As a part of the CAPuS project, in June 2018 Sagita Mirjam Sunara and Tina Tomšič (University of Split) interviewed Jelena Trpković, an artist who participated in the Sisak Steelworks Fine Artists’ Colony in 1980. Although Trpković did not produce a sculpture in Sisak (she is a painter), through the interview she contributed to the research into the history of the colony and the context in which the artworks were created.
Before the interview Trpković revealed that during her stay in Sisak she exchanged letters with her husband, in which she gave vivid descriptions of Sisak, the steelworks, and the colony participants. Her husband was the famous Yugoslav poet and translator Milan Milišić who died in the bombing of Dubrovnik in 1991 (he is considered the first civilian victim of the bombing of Dubrovnik). Trpković had brought the letters to Sisak, and agreed to read excerpts from them as a part of the interview.
Impressed with the contents of the letters, which present an extremely valuable documentary research resource, Sunara spoke about them to Đuro Tadić, a former steelworker and an independent publisher from Sisak. Tadić said he would like to make the material available to a wider public. Trpković agreed to publish the letters, as long as private details were omitted. Tadić took on the role of publication editor, adding to the book Trpković’s short autobiographical writings that date from a later period. These writings include memories of her childhood and youth, the description of her life in Dubrovnik from 1980 until 1999, and in Belgrade, her native city, after that.
The launch of Jelena Trpković’s book Sisak – Dubrovnik : pisma ljeta 1980 (Sisak – Dubrovnik: Letters From the Summer of 1980), which took place in Sisak on December 5, 2019, was a deeply emotional event. The publication was presented by Sagita Mirjam Sunara, Đuro Tadić, and the distinguished poet Petar Gudelj. Urša Raukar and Enes Kišević, two prominent theatre actors, read excerpts from the book.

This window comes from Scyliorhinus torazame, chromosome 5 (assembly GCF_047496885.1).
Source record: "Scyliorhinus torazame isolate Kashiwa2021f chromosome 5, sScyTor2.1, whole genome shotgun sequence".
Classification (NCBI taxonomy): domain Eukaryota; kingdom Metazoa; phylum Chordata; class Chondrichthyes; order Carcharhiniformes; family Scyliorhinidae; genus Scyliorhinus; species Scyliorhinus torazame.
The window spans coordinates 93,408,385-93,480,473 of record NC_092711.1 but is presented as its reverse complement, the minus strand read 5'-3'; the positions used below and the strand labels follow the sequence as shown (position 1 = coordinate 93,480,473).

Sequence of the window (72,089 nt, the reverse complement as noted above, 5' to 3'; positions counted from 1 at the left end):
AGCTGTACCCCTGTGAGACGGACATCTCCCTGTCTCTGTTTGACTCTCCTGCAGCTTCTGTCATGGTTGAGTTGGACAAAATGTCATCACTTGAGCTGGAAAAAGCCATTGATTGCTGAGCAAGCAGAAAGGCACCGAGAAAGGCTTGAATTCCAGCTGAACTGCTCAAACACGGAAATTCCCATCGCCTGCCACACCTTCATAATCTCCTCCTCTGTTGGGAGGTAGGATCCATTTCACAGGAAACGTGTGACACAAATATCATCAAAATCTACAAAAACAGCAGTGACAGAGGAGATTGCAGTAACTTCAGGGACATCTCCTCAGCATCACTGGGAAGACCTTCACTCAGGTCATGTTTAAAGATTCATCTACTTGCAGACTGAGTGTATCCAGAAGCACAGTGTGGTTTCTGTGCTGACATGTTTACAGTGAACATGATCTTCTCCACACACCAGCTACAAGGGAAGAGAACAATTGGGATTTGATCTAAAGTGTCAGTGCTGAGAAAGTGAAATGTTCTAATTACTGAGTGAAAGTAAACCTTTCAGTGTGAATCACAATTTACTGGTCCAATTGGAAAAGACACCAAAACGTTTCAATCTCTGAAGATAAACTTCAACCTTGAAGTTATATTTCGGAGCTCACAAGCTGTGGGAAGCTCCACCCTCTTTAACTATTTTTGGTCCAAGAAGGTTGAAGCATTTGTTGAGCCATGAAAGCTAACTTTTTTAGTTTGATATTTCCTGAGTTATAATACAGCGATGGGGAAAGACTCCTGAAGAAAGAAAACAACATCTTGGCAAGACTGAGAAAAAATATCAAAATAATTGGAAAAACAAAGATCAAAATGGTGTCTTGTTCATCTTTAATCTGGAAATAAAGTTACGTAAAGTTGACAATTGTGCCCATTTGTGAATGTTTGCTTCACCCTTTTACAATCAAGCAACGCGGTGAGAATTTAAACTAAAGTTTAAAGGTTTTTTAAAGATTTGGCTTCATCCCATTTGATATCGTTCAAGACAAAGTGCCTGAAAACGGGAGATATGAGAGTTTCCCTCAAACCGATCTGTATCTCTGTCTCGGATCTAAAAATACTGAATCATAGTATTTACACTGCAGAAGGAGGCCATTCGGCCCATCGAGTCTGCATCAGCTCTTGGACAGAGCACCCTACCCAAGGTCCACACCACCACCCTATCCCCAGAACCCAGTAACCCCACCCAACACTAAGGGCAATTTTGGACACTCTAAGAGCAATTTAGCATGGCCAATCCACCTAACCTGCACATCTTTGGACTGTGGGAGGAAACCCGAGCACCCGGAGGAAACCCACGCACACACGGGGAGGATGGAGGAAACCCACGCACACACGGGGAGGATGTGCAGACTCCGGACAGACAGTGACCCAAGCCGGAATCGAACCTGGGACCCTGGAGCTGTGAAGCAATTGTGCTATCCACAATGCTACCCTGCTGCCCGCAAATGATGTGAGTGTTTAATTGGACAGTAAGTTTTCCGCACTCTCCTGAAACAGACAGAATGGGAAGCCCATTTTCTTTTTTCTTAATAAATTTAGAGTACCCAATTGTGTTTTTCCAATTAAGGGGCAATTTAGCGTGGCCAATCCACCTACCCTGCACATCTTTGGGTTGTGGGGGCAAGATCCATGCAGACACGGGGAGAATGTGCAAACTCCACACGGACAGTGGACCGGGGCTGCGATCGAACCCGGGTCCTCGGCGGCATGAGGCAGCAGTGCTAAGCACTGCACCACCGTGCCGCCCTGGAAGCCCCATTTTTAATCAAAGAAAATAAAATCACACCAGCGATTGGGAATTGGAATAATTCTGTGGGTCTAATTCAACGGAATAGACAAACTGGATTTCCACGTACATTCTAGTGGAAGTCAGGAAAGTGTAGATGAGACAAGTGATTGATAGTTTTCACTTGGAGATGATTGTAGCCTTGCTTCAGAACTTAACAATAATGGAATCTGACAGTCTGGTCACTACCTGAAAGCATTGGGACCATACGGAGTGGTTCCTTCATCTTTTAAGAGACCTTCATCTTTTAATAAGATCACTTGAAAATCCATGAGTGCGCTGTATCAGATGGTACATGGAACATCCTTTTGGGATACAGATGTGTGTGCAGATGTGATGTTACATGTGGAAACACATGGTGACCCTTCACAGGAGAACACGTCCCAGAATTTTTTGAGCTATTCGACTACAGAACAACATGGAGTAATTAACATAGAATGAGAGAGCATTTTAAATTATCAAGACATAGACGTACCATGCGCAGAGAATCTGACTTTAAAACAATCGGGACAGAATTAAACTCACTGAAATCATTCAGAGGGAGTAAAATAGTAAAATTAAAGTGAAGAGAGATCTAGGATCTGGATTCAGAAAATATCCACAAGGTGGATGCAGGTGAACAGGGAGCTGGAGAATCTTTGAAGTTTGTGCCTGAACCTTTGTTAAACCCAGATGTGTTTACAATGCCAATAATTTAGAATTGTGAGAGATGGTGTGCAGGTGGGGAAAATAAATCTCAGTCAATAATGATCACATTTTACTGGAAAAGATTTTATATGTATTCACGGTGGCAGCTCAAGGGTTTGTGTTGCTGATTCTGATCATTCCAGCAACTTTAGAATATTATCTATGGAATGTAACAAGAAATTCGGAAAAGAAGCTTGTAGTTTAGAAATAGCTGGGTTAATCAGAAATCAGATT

The description of the Sisak Steelworks evoked memories of past achievements and a sense of pride among former steelworkers who were present in the audience. The anecdotes involving colony participants brought smiles to everyone’s faces. When excerpts related to wartime Dubrovnik were read out, the atmosphere changed. The description of Milišić’s death brought tears to everyone’s eyes: “At five o’clock a grenade fell and Milan died. (…) That 120-mm-grenade fell on me, as well, and the only question was who was going to get up from under the table under which we had hidden to check on the soup that was cooking. He said: I will get up, that’s what happened…” Trpković stayed in Dubrovnik throughout the war, and moved back to Serbia only in 1999. “I moved back to Belgrade on the day that the NATO bombing of Serbia started. I am glad to have been in Dubrovnik and not to have seen the joy in Belgrade when tanks were deployed in Croatia. And that I was in Belgrade during the bombing and not have seen Dubrovnik rejoicing”, she writes.
At the end of the book launch event, the attendees gathered around Jelena Trpković to thank her for sharing her life’s story – a story of great personal loss and of high standard of moral conduct. Former steelworkers approached Sunara and thanked her for her efforts to research into and preserve the heritage of the former Sisak Steelworks.
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